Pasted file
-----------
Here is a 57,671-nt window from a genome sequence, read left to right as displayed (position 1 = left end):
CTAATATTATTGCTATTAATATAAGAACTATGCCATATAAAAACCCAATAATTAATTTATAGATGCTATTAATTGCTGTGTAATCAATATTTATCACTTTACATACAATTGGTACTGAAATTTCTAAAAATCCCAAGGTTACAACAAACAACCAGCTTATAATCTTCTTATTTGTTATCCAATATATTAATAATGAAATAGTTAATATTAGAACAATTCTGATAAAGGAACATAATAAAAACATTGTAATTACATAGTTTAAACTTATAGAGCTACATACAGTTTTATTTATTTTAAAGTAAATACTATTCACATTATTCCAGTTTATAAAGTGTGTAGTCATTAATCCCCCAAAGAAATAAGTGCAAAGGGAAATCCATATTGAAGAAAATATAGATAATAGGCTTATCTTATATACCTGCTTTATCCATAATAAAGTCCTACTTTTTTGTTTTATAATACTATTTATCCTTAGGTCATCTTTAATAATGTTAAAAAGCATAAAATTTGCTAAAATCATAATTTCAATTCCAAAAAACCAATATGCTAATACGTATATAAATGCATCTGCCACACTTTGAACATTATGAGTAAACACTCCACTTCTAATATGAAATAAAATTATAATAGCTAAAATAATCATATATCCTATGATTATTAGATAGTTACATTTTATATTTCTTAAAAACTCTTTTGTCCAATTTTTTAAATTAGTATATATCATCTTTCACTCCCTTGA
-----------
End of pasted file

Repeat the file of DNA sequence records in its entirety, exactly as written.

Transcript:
Here is a 57,671-nt window from a genome sequence, read left to right as displayed (position 1 = left end):
CTAATATTATTGCTATTAATATAAGAACTATGCCATATAAAAACCCAATAATTAATTTATAGATGCTATTAATTGCTGTGTAATCAATATTTATCACTTTACATACAATTGGTACTGAAATTTCTAAAAATCCCAAGGTTACAACAAACAACCAGCTTATAATCTTCTTATTTGTTATCCAATATATTAATAATGAAATAGTTAATATTAGAACAATTCTGATAAAGGAACATAATAAAAACATTGTAATTACATAGTTTAAACTTATAGAGCTACATACAGTTTTATTTATTTTAAAGTAAATACTATTCACATTATTCCAGTTTATAAAGTGTGTAGTCATTAATCCCCCAAAGAAATAAGTGCAAAGGGAAATCCATATTGAAGAAAATATAGATAATAGGCTTATCTTATATACCTGCTTTATCCATAATAAAGTCCTACTTTTTTGTTTTATAATACTATTTATCCTTAGGTCATCTTTAATAATGTTAAAAAGCATAAAATTTGCTAAAATCATAATTTCAATTCCAAAAAACCAATATGCTAATACGTATATAAATGCATCTGCCACACTTTGAACATTATGAGTAAACACTCCACTTCTAATATGAAATAAAATTATAATAGCTAAAATAATCATATATCCTATGATTATTAGATAGTTACATTTTATATTTCTTAAAAACTCTTTTGTCCAATTTTTTAAATTAGTATATATCATCTTTCACTCCCTTGA